Wipro by all metrics continues to be a top-tier player. This year its revenues will cross a milestone of Rs 50,000 crore and it still enjoys 20 per cent plus margins. However, after years of single digit growth, the long promised turnaround was supposed to have delivered double-digit growth rates, if not industry leading ones. From the guidance, it looks increasingly difficult that the company will achieve that, in the current financial year.
Come this February, it would be five years since T.K. Kurien took over as the CEO of Wipro. Unlike some of his more charismatic predecessors, Kurien was known and has been a low key 'bolts and nuts - execution guy' as a former senior employee of the company described him to me, once. A stint of nearly five years at the helm is a fairly long period to judge somebody's record. TK, as he is called internally, inherited a fractious ship that was being pulled in different directions, by the now acknowledged failure, of a 'co-CEO' model the company experimented with. It took him nearly a year, to reestablish roles, responsibilities and a control structure required to keep smooth functioning of such a large organisation.
While this was being achieved, on the business side Wipro was a little unlucky. Historically Wipro had been strong in telecom and outsourced R&D. Both these were severely impacted post-2008 and thus affected Wipro's fortunes. Through a series of smart acquisitions, Wipro had built its Energy and Utility practice (probably the largest amongst its Indian peers) and the recent collapse of energy prices again impacted the company more than its competitors, as its exposure to this segment of the market was more. TK also had to deal with a huge number of seniors who had helped build the company but who did not fit into the new structure. It took time to edge them out voluntarily or otherwise.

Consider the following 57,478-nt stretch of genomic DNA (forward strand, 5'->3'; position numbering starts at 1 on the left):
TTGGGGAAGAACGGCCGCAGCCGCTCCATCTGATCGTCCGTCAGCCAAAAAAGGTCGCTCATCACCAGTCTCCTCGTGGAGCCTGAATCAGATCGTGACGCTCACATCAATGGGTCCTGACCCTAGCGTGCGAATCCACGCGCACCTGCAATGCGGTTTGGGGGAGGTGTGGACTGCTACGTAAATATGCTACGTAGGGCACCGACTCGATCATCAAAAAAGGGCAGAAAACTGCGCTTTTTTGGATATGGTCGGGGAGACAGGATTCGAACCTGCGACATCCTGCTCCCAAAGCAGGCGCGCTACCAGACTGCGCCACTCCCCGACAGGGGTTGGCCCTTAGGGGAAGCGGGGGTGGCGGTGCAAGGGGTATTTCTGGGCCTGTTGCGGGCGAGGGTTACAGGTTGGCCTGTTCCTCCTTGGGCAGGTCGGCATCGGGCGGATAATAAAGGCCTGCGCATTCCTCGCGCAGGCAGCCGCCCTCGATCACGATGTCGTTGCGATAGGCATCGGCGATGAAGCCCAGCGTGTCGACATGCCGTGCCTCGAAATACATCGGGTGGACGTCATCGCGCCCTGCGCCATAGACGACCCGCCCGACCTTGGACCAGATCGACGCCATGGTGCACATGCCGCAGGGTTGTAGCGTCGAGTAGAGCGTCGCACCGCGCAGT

It has not been all bad news, however. During this period, Wipro, which had a smaller BFSI practice than some of its peers, has came from behind and built a robust business in this segment of the market, where today it is globally competitive with the best. Healthcare and life sciences has been another success story for Wipro with revenues reaching about $1 billion. However given the shifts in the marketplace with the emergence of opportunities in digital, cloud, platforms and AI, Wipro has been a little slower than its peers to adapt and this is getting reflected in its growth numbers. The company seems to be middling along.
Kurien is still firmly at the helm of Wipro. However, the induction of TCS veteran Abid Ali Neemuchwala as the COO and Group President of the company, in March this year, may be an indication that the single largest shareholder of Wipro, its public face and often described as the 'permanent CEO' Azim Premji, may shift gears to move away from this middling moderate to accelerated growth. If and when that happens and whoever the new leader is, Kurien for sure would have a delivered a more robust company than he inherited. Till that time, Wipro will have to continuously reinvent itself as it seeks fresher avenues of growth.
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